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Who, after reading this passage, so descriptive of the misery of being in debt, and so pointed in exposing its folly, would imagine that the author, from no motive of dishonesty, but merely from inattention to the state of his finances, was, through every stage of life, a debtor. This was, however, as we have already seen, unfortunately the case; and no prosperity, though great, could, for any length of time, place Sir Richard in a state of affluence. His expences, from want of

Spectator, No. 82.

calculation, were ever greater than his income." A singular instance of this negligence, as to his pecuniary resources, has been recorded by some of his biographers.

Sir Richard had constructed a very elegant theatre in his house for the recitation of select passages from favourite authors, and wishing to ascertain whether it was as well calculated to gratify the ear as the eye, desired the carpenter, who had completed the work, to ascend a pulpit placed at one end of the building and speak a few sentences. The carpenter obeyed, but when mounted found himself utterly at a loss for the matter of his harangue. Sir Richard begged he would pronounce whatever came first into his head. Thus encouraged, the new-made orator began, and looking steadily at the knight, in a voice like thunder, exclaimed, Sir Richard Steele, here has I, and these here men, been doing your work for three months, and never seen the colour of your money. When are you to pay us? I cannot pay my journeymen without

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* Old Richard Nutt, one of the first printers of the Tatler, used to say that Steele paid fifty pounds per annum to his barber, and that he never rode out on airing, which he did often, but in a black fullbottomed dress periwig, the price of one of which, at that time, nearly amounted to this sum.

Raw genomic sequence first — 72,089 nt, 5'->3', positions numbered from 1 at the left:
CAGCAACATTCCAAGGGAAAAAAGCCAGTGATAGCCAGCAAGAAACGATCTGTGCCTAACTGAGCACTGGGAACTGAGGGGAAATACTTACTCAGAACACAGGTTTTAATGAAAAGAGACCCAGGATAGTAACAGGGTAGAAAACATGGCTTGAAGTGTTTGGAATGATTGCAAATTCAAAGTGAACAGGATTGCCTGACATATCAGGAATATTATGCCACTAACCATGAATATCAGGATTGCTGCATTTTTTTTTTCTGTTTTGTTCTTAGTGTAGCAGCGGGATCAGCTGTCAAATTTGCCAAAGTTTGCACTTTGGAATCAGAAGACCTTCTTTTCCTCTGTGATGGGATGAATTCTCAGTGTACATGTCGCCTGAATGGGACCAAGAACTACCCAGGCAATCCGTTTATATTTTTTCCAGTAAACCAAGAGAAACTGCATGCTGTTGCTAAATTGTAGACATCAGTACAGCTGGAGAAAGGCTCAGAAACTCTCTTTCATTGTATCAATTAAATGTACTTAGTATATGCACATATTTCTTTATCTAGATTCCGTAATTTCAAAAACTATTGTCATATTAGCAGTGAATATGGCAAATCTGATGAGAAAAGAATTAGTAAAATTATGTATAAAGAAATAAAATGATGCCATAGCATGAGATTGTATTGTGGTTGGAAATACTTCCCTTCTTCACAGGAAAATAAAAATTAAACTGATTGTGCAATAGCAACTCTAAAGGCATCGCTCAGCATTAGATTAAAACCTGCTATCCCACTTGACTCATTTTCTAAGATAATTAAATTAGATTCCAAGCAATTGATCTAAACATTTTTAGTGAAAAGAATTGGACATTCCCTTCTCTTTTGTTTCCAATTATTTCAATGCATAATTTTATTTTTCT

money, and money I must have." Sir Richard replied, that he was in raptures with the eloquence, but by no means admired the subject.

The anxiety and apprehension attendant on involved circumstances must be hourly intruding to poison the sources of convivial pleasure or domestic comfort; and Sir Richard, though he bore the consequences of his extravagance with more equanimity and good temper than will generally be found in similar situations, was frequently compelled to exercise all his powers of persuasion, and all his fertility of invention, in order to mitigate the severity, or escape the pursuit, of his numerous and importunate creditors.* Of the necessities to which he was sometimes driven to avoid arrest, and of the stratagems to which he had recourse, to disguise his difficulties and elude detection, the following incident, as preserved

Steele, Savage, and Phillips, it is said, one night after having supped together at a Tavern in Gerrard-street, Soho, sallied out in high spirits. They were met by a tradesman, at the top of Hedgelane, who, after begging them pardon for addressing them on the subject, told them, that " at the top of the lane he had seen two or three suspicious looking fellows, who appeared to be bailiffs; so that if any of them were apprehensive of danger, he would advise them to take a different route." Not one of them waited to thank the man, but flew off different ways; each conscious, from the embarrassment of his own affairs, that such a circumstance was very likely to happen to himself.